What Does a Fiduciary Investment Advisor Do?


Quick Answer

A fiduciary investment advisor is bound by the Investment Advisors Act of 1940 to look out foremost for his client's interest and place such interests above his own when giving investment advice, according to Investopedia. Fiduciary advisors must delineate any potential conflicts of interest to their clients when giving advice.

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Full Answer

Fiduciary advisors must ensure that they offer advice from a fully informed position, explains Investopedia. They need to conduct extensive research and analyze all available information before giving financial advice. Such dictated loyalty makes the fiduciary standard stricter than standards for other types of advisors.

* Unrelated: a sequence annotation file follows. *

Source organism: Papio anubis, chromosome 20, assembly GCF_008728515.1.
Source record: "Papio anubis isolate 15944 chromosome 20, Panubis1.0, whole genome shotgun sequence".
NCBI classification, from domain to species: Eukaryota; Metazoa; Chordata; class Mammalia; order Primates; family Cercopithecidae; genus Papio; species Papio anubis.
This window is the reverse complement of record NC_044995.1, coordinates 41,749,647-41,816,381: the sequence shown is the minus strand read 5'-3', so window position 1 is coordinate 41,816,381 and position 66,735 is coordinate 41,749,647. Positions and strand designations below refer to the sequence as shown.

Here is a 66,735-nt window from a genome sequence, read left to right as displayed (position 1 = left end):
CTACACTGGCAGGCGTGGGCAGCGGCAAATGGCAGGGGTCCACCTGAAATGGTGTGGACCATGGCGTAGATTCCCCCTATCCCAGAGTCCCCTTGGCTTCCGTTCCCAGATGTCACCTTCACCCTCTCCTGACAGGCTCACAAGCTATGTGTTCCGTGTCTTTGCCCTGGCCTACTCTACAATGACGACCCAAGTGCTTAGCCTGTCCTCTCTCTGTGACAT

Advisors must also act under the "best execution" standards, according to Investopedia. This means that advisors must guide their clients to the most advantageous position to their knowledge when making a trade. This includes the combination of best financial gains and most effective execution. These fiduciary standards are stricter than sustainability standards, which mandate that brokers make recommendations in the best interests of their clients. A broker must make these recommendations to the best of his knowledge, but his loyalty is not legally bound to the client as it is under the fiduciary standards, as most brokers primary loyalty is to the entity for which they work.

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